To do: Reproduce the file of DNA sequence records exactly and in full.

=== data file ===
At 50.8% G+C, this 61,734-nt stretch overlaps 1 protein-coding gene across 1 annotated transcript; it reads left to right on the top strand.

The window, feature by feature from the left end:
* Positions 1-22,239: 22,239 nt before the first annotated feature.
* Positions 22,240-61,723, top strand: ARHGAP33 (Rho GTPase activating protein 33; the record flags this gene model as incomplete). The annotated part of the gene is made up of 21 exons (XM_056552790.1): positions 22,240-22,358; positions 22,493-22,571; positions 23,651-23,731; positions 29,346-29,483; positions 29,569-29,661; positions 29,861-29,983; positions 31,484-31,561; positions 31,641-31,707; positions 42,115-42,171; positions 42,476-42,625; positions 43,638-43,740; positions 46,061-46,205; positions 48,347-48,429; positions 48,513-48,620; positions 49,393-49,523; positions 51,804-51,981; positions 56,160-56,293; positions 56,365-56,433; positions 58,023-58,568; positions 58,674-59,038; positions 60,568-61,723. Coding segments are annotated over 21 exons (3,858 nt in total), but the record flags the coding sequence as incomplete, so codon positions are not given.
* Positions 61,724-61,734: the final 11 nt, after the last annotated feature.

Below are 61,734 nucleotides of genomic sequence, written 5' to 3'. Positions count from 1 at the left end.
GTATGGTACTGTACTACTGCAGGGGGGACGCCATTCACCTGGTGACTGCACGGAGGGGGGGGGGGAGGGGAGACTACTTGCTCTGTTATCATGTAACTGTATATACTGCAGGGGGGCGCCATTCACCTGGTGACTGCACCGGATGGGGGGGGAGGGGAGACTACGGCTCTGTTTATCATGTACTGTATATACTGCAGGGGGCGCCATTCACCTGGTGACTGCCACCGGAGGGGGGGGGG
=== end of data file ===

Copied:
At 50.8% G+C, this 61,734-nt stretch overlaps 1 protein-coding gene across 1 annotated transcript; it reads left to right on the top strand.

The window, feature by feature from the left end:
* Positions 1-22,239: 22,239 nt before the first annotated feature.
* Positions 22,240-61,723, top strand: ARHGAP33 (Rho GTPase activating protein 33; the record flags this gene model as incomplete). The annotated part of the gene is made up of 21 exons (XM_056552790.1): positions 22,240-22,358; positions 22,493-22,571; positions 23,651-23,731; positions 29,346-29,483; positions 29,569-29,661; positions 29,861-29,983; positions 31,484-31,561; positions 31,641-31,707; positions 42,115-42,171; positions 42,476-42,625; positions 43,638-43,740; positions 46,061-46,205; positions 48,347-48,429; positions 48,513-48,620; positions 49,393-49,523; positions 51,804-51,981; positions 56,160-56,293; positions 56,365-56,433; positions 58,023-58,568; positions 58,674-59,038; positions 60,568-61,723. Coding segments are annotated over 21 exons (3,858 nt in total), but the record flags the coding sequence as incomplete, so codon positions are not given.
* Positions 61,724-61,734: the final 11 nt, after the last annotated feature.

Below are 61,734 nucleotides of genomic sequence, written 5' to 3'. Positions count from 1 at the left end.
GTATGGTACTGTACTACTGCAGGGGGGACGCCATTCACCTGGTGACTGCACGGAGGGGGGGGGGGAGGGGAGACTACTTGCTCTGTTATCATGTAACTGTATATACTGCAGGGGGGCGCCATTCACCTGGTGACTGCACCGGATGGGGGGGGAGGGGAGACTACGGCTCTGTTTATCATGTACTGTATATACTGCAGGGGGCGCCATTCACCTGGTGACTGCCACCGGAGGGGGGGGGG